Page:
2.2.2. The appearance of an industrial aristocracy 52

2.2.3. Corporate concentration 56

2.2.4. Growing pauperism 58

2.3. The decisive influence of the Protestant religion on economic rationalization 62

2.3.1. The Protestant Ethic and the Spirit of Capitalism 62

2.3.2. The sacredness of work and profit 68

2.3.3. The need for growth 72

2.3.4. Rationalization of the economy 74

2.4. The role of money and financial markets 76

2.4.1. The need for money 76

2.4.2. The first banks 79

2.4.3. The first financial markets 80

Part 2. The Evolution of Liberalism and Capitalism 89

Introduction to Part 2 91

Chapter 3. The Birth of a New Capitalism in a New World: Financial Capitalism 93

3.1. The emergence and development of financial capitalism 93

3.1.1. Globalization 95

3.1.2. The information revolution 98

3.1.3. The financial revolution 100

3.2. Changes in corporate governance 104

3.2.1. Taking sustainable development into account... 107

3.2.2. ... and pollution 108

3.3. New economic policies 110

3.3.1. The need to combat rising prices 110

3.3.2. Monetary policy to combat inflation 112

3.3.3. Discretionary versus automatic economic policy 113

3.4. From the perfection of theoretical capitalism to the crises of real capitalism 117

3.4.1. Changes in the assumptions of pure and perfect competition 118

3.4.2. Questioning the uniqueness of prices 119

3.4.3. Expectations which are supposedly too perfect 122

3.5. Recurrent causes of the crises of capitalism 124

3.5.1. The beginnings of any financial crash: an innovation stemming from a need for financing 125

3.5.2. From speculation to collective psychosis 127

3.5.3. A monetary expansion 128

3.5.4. The bursting of the financial bubble 129

3.6. Some examples of crises of capitalism 131

3.6.1. The crises following the discovery of the New World 132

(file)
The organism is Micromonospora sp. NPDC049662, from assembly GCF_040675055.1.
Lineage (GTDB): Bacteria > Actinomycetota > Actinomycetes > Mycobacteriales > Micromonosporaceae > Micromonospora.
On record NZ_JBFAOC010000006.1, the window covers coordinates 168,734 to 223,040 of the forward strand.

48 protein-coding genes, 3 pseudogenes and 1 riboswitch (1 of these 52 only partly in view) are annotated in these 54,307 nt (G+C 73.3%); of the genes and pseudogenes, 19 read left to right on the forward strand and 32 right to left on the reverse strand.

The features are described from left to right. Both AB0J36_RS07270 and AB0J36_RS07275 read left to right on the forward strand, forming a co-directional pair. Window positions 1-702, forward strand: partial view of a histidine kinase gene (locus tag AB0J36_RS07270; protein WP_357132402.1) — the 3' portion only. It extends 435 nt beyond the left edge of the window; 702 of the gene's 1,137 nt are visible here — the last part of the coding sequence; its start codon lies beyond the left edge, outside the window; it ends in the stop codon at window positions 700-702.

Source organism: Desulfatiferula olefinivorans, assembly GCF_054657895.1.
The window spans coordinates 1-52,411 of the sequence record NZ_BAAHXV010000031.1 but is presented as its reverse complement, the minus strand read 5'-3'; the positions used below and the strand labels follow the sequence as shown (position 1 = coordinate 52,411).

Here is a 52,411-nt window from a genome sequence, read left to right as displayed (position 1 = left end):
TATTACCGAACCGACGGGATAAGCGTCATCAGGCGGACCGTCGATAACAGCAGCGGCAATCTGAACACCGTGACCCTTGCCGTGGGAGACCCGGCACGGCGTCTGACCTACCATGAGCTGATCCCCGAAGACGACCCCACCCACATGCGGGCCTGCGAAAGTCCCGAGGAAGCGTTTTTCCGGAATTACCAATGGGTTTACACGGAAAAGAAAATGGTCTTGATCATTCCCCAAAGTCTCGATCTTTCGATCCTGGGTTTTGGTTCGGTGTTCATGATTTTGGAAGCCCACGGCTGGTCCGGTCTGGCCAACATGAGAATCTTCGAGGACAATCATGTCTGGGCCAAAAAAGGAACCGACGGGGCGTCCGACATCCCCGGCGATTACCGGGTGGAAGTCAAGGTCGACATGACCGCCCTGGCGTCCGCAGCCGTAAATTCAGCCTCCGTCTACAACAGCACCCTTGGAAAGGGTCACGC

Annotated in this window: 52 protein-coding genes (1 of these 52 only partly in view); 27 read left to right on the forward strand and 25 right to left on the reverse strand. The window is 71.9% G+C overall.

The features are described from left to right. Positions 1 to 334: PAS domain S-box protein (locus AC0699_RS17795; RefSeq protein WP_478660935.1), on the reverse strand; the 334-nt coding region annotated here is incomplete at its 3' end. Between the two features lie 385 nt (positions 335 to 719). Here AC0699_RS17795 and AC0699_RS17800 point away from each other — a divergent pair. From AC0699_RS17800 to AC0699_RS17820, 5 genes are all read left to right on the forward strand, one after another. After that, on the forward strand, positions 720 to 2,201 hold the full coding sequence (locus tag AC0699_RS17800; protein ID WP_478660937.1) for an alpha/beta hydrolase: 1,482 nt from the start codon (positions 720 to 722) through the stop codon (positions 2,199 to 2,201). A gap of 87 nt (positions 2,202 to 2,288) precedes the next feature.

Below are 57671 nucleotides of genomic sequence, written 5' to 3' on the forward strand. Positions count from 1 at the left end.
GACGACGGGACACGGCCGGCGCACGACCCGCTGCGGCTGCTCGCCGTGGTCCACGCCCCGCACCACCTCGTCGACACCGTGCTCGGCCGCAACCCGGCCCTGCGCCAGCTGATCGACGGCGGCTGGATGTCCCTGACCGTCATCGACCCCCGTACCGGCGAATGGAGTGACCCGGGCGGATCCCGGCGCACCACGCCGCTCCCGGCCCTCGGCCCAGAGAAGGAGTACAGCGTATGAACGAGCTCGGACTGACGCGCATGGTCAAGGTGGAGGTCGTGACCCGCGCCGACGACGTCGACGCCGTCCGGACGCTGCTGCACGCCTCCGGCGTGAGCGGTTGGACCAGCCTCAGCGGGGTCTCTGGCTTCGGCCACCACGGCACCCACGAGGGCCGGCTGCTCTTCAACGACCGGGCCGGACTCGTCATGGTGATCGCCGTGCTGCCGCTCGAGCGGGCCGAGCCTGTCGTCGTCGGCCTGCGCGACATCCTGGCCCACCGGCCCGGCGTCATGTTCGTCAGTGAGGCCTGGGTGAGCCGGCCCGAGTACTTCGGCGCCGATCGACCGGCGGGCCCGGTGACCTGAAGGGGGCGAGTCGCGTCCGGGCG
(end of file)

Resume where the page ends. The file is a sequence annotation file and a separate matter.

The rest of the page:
3.6.2. Crises due to the transportation revolution 134

3.6.3. The 1929 crisis 136

3.6.4. The 1987 crash 138

3.6.5. The crisis of the new economy in the year 2000 140

Chapter 4. Towards 21st Century Capitalism 147

4.1. A responsible and proactive economic policy 148

4.1.1. A policy of growth 149

4.1.2. The search for price stability 155

4.1.3. Improving the functioning of markets through positive regulation... 156

4.1.4. ... in order to ensure the ethics of capitalism... 158

4.1.5. ... and respect for the freedom of the market 160

4.2. Finance that respects the principles of capitalism 161

4.2.1. Banking regulation in the form of minimum prudential ratios 161

4.2.2. Financial regulation 167

4.2.3. The need for transparency on unregulated markets 174

4.2.4. Regulation of the over-the-counter markets 177

4.3. Renewed corporate governance 179

4.3.1. Better controlled accounting standards 179

4.3.2. A different kind of business management 182

4.3.3. The necessity of training employees and citizens in general 184

Conclusion 187

References 195

Index 197
Paul-Jacques Lehmann is Emeritus Professor of Economics at the University of Rouen, France. He is the author of numerous works in the monetary and financial fields, and, most recently, his research has focused on rehabilitating the great, forgotten and denigrated European authors of liberalism